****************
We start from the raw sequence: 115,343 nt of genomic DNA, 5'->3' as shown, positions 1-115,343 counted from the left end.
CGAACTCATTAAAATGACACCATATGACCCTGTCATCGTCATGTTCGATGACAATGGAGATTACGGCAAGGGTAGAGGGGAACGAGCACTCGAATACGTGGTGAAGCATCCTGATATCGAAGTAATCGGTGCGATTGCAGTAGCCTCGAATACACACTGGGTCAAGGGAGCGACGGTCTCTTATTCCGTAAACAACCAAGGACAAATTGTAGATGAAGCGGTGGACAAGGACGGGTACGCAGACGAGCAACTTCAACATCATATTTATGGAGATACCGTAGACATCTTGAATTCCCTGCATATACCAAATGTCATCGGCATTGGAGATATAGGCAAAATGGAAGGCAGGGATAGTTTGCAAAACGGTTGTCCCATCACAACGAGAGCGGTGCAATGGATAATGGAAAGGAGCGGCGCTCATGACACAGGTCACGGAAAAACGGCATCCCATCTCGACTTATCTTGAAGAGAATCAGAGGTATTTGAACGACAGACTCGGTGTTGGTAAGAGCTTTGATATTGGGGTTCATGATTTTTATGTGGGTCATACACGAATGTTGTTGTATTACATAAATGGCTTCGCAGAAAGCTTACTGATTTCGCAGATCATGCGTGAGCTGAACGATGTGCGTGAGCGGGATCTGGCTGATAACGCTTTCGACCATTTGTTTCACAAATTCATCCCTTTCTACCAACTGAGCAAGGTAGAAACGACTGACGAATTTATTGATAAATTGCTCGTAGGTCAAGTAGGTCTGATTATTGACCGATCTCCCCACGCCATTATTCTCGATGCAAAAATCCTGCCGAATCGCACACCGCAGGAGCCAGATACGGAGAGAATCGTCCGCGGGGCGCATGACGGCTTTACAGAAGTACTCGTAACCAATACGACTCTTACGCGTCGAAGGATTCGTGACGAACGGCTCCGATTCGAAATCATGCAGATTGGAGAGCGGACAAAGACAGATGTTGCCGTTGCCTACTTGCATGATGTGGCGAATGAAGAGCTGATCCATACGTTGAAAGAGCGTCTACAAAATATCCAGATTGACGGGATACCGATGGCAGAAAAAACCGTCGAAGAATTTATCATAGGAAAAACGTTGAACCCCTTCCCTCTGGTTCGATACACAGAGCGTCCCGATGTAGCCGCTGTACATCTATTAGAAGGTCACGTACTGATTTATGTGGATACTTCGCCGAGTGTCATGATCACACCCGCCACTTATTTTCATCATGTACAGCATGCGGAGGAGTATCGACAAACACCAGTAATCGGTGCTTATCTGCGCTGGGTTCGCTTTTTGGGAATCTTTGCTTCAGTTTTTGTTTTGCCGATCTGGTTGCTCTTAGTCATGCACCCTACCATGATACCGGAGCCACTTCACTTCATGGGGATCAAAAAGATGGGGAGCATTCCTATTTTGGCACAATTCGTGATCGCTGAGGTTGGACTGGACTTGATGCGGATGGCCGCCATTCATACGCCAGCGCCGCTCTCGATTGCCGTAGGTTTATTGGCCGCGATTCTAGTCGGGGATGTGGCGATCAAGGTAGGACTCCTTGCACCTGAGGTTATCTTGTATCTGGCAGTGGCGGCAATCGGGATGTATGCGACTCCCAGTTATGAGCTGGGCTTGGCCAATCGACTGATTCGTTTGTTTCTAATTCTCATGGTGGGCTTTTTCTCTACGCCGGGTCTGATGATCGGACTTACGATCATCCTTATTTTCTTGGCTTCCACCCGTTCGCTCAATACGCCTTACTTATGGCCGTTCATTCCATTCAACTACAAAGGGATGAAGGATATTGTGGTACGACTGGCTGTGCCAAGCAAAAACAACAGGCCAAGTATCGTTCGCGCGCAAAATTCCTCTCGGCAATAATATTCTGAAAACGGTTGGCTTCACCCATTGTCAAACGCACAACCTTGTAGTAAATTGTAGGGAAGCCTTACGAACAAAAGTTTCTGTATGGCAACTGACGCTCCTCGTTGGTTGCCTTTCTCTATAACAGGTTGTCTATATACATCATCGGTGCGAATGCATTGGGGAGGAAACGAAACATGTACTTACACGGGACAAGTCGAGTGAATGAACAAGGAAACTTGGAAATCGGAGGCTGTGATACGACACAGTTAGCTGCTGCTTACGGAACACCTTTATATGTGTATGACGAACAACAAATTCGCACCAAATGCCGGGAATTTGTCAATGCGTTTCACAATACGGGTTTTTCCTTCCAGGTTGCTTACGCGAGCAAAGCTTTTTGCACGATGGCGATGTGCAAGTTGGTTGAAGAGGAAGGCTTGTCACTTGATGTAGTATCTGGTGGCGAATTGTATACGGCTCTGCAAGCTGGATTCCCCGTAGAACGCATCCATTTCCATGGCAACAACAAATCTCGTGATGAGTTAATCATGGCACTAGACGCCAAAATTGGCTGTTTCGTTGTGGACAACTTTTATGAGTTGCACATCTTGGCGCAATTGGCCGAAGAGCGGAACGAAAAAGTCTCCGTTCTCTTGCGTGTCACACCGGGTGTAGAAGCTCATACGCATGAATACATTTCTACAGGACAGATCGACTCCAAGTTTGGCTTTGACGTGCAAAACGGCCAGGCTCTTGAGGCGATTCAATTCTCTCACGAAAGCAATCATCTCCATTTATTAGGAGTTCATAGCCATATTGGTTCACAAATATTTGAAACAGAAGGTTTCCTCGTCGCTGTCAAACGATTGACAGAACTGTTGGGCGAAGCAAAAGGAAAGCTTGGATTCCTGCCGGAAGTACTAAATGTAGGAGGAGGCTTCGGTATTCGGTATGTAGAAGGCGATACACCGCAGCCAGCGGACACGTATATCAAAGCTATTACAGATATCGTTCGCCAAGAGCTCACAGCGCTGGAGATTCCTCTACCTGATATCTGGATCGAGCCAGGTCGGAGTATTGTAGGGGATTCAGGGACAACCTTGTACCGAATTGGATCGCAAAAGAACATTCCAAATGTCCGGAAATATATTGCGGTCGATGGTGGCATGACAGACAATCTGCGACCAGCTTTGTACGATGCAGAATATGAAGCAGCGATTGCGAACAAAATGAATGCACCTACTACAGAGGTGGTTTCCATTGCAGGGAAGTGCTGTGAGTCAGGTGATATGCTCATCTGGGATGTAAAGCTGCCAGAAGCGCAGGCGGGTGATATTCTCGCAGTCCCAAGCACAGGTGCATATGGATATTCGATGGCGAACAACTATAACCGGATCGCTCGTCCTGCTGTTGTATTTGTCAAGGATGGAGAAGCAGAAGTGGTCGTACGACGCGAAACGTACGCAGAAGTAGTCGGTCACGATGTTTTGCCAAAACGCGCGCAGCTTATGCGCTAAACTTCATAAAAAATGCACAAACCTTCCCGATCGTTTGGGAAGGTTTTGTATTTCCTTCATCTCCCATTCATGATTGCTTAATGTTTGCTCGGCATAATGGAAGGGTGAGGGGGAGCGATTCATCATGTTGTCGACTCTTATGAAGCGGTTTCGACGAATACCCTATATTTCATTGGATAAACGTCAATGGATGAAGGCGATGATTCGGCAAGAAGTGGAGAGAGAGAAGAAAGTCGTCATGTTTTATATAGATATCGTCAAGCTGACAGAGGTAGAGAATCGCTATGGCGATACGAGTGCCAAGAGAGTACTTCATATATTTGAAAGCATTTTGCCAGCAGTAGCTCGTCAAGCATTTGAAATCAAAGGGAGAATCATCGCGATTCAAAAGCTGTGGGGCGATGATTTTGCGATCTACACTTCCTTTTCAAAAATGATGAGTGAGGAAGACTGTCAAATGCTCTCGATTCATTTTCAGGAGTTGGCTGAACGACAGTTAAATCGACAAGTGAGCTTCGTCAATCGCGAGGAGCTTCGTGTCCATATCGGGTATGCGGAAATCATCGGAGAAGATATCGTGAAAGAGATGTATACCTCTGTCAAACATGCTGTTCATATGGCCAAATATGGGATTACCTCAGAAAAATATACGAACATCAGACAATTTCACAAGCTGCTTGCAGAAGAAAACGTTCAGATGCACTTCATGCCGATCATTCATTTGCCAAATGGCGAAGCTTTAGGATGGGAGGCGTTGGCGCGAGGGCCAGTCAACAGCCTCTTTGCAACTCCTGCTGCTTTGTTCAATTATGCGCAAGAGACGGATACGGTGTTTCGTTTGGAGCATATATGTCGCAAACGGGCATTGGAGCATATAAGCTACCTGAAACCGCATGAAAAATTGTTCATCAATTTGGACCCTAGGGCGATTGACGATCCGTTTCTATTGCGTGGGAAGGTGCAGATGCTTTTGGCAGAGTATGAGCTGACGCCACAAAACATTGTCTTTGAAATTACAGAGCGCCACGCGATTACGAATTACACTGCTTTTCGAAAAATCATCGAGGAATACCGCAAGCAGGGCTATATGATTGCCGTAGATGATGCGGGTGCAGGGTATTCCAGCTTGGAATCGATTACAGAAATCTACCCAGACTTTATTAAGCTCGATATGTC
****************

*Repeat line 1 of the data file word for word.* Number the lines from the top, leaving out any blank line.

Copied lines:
We start from the raw sequence: 115,343 nt of genomic DNA, 5'->3' as shown, positions 1-115,343 counted from the left end.